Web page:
“They want them to put on Chinese clothing and eat Chinese diet, which includes trying to force the Muslims to eat pork,” King said. “That’s actually the only part of that that I agree with, everybody ought to eat pork. If you have a shortage of bacon, you can’t be happy.”
Taken in context, it appears that Rep. King may have thought he was bringing attention to the issue, while also attempting to make an inside joke to his constituents. Iowa is the top pork-producing state in the U.S. However, this is also not the first time King has scorned Islam’s dietary restrictions. In a 2018 Breitbart interview when discussing his district’s meatpacking plants, he objected to the plants employing Somali Muslims, saying,
“I don’t want people doing my pork that won’t eat it, let alone hope I go to hell for eating pork chops.”
While King is not the only American lawmaker who has made Problematic Statements, this is also not the first time that King’s statements have sparked controversy. He has been condemned by his Democratic and Republican colleagues alike for his repeated use of Islamophobia, anti-Semitic, and white supremacist rhetoric.
And that rhetoric is dangerous. At Tanenbaum, we understand the devastating effects rhetoric such as this can cause, often with devastating and deadly consequences.
Tanenbaum unequivocally condemns Islamophobia and all forms of religious bigotry. We all have a responsibility to stand against hate and xenophobia, and hold not just our elected representatives—but ourselves and everyone around us—to higher standards.
You can be part of the solution. Together we can create a groundswell of credible, responsible voices against religious hate. One way is to use our Combating Extremism resources, Explaining Extremism and Addressing Islamophobia and Five Ways to Counter Extremism on Social Media for practical approaches to opposing and discussing extremism.
Joyce S. Dubensky
This weekend left no time to grieve. Instead, there was only time for fear. More Americans have died at the hands of white domestic terrorists since 2001 than from any other type of terrorist attack in our country. Men, women and children of every religion, race, nationality, age, gender, ethnicity, sex and class are being gunned down at school, shopping and during prayer. And many of us no longer feel safe.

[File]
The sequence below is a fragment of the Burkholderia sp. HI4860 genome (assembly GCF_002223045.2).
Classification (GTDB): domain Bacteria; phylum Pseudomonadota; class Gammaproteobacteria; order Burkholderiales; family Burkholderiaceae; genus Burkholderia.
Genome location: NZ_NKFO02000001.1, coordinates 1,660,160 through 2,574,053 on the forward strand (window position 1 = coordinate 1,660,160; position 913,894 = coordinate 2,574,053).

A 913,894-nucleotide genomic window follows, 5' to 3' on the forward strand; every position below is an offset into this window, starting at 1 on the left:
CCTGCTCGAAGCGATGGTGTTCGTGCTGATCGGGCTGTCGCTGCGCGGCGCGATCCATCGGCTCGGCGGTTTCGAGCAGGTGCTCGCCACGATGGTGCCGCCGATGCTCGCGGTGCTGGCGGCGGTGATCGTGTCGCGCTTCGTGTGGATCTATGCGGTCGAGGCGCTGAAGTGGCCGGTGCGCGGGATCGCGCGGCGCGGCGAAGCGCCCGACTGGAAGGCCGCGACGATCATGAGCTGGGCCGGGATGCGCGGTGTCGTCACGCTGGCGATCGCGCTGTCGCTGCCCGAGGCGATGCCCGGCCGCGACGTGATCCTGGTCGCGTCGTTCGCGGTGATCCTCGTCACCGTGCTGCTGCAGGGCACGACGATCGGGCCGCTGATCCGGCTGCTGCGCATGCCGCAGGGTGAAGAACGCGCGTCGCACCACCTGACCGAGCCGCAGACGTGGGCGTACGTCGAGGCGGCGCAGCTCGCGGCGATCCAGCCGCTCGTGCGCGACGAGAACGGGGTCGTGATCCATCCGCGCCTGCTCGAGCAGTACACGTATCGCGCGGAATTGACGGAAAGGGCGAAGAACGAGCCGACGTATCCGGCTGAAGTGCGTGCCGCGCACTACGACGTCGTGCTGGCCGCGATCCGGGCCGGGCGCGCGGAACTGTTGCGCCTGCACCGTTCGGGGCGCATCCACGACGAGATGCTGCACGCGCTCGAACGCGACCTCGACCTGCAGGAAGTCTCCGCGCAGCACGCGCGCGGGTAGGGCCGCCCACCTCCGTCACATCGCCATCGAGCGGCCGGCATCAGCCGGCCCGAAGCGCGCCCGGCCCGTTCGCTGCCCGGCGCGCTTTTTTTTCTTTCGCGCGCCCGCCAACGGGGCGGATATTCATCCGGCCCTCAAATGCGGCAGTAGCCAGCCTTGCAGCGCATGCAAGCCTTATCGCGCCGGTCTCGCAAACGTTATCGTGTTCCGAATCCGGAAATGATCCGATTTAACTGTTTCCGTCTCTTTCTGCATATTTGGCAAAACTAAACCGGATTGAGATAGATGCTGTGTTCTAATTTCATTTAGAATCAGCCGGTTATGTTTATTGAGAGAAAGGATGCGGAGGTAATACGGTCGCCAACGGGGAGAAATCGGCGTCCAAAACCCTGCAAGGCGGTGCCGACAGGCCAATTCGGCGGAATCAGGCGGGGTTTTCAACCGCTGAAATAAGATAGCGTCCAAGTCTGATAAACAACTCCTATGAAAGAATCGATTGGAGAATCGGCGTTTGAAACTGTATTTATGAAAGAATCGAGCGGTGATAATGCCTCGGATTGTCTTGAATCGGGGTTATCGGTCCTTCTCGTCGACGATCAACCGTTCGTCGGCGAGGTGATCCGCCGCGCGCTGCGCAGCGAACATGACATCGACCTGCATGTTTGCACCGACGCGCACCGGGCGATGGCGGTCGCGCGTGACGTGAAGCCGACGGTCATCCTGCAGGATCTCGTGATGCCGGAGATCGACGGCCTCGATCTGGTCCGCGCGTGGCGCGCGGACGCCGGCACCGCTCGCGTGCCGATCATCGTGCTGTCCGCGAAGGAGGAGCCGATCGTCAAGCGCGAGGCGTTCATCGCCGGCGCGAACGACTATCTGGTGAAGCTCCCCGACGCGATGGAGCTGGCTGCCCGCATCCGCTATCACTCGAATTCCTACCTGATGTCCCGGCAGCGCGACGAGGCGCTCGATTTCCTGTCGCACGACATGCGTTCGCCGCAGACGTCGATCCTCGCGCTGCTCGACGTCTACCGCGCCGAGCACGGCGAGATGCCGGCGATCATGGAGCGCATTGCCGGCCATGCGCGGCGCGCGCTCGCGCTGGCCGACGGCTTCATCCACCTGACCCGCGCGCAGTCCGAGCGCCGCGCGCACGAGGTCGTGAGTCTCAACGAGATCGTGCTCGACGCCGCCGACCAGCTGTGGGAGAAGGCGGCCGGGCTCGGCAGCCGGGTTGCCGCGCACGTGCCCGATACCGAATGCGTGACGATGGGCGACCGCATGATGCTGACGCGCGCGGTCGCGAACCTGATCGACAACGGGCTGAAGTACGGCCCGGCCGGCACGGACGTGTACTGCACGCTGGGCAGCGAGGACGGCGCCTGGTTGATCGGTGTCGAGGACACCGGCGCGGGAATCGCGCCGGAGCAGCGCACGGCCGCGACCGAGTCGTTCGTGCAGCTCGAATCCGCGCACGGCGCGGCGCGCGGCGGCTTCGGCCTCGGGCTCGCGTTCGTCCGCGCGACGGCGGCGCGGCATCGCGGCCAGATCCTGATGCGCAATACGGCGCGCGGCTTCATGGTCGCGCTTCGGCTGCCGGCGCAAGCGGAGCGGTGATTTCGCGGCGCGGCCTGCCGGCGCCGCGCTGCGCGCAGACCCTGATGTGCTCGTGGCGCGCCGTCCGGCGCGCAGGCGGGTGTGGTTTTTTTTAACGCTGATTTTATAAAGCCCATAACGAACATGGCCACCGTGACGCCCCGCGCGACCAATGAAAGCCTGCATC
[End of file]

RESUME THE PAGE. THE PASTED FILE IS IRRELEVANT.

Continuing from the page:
It’s time to understand the phenomenon that spurs on white terrorism, to recognize the many ways it is fueled (including through social media) and to do something. If you haven’t yet read our overview of White Supremacy, I encourage you to do so now. And when you’re ready to respond, consider our resource 5 Ways to Combat Extremism on Social Media—because we’re all responsible for finding a pathway back to safety and communities where differences are respected.
Did you know that 8 in 10 Americans correctly answer questions about Christian traditions? But that less than 3 out of 10 Americans are familiar with some basic facts about other religions—including Judaism? (See the Pew Research Center’s new poll: What Americans Know about Religion).Given the surge in anti-Semitic hate crimes being reported, those statistics are particularly disturbing. We’d like to know what you think about anti-Semitism: what it is, where it shows up and why there’s so much of it.
Please spend just a few minutes and take our short anti-Semitism survey!
With respectful curiosity,
Joyce S. Dubensky